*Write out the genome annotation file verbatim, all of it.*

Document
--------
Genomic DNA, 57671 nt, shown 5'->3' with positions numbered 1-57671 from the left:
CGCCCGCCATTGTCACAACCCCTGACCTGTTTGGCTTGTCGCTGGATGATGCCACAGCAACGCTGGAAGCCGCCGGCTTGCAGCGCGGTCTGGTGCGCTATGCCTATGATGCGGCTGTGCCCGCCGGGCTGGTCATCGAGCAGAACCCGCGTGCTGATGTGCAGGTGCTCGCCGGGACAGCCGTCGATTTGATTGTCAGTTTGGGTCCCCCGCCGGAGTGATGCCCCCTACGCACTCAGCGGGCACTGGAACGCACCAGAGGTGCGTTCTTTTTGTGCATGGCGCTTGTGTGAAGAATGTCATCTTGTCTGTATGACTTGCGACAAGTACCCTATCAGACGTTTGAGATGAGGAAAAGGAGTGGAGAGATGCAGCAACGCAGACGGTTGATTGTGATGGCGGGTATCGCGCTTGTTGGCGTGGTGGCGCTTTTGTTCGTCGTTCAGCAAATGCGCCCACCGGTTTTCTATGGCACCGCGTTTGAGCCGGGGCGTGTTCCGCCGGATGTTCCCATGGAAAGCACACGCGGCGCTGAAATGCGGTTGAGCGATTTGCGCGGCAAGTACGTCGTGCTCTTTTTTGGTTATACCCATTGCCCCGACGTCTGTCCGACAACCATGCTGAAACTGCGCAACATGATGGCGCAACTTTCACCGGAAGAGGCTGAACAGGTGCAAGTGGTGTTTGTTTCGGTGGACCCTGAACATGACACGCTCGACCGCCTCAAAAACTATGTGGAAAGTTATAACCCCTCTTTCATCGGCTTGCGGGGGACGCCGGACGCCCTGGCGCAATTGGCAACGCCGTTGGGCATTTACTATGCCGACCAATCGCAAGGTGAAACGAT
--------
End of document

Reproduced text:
Genomic DNA, 57671 nt, shown 5'->3' with positions numbered 1-57671 from the left:
CGCCCGCCATTGTCACAACCCCTGACCTGTTTGGCTTGTCGCTGGATGATGCCACAGCAACGCTGGAAGCCGCCGGCTTGCAGCGCGGTCTGGTGCGCTATGCCTATGATGCGGCTGTGCCCGCCGGGCTGGTCATCGAGCAGAACCCGCGTGCTGATGTGCAGGTGCTCGCCGGGACAGCCGTCGATTTGATTGTCAGTTTGGGTCCCCCGCCGGAGTGATGCCCCCTACGCACTCAGCGGGCACTGGAACGCACCAGAGGTGCGTTCTTTTTGTGCATGGCGCTTGTGTGAAGAATGTCATCTTGTCTGTATGACTTGCGACAAGTACCCTATCAGACGTTTGAGATGAGGAAAAGGAGTGGAGAGATGCAGCAACGCAGACGGTTGATTGTGATGGCGGGTATCGCGCTTGTTGGCGTGGTGGCGCTTTTGTTCGTCGTTCAGCAAATGCGCCCACCGGTTTTCTATGGCACCGCGTTTGAGCCGGGGCGTGTTCCGCCGGATGTTCCCATGGAAAGCACACGCGGCGCTGAAATGCGGTTGAGCGATTTGCGCGGCAAGTACGTCGTGCTCTTTTTTGGTTATACCCATTGCCCCGACGTCTGTCCGACAACCATGCTGAAACTGCGCAACATGATGGCGCAACTTTCACCGGAAGAGGCTGAACAGGTGCAAGTGGTGTTTGTTTCGGTGGACCCTGAACATGACACGCTCGACCGCCTCAAAAACTATGTGGAAAGTTATAACCCCTCTTTCATCGGCTTGCGGGGGACGCCGGACGCCCTGGCGCAATTGGCAACGCCGTTGGGCATTTACTATGCCGACCAATCGCAAGGTGAAACGAT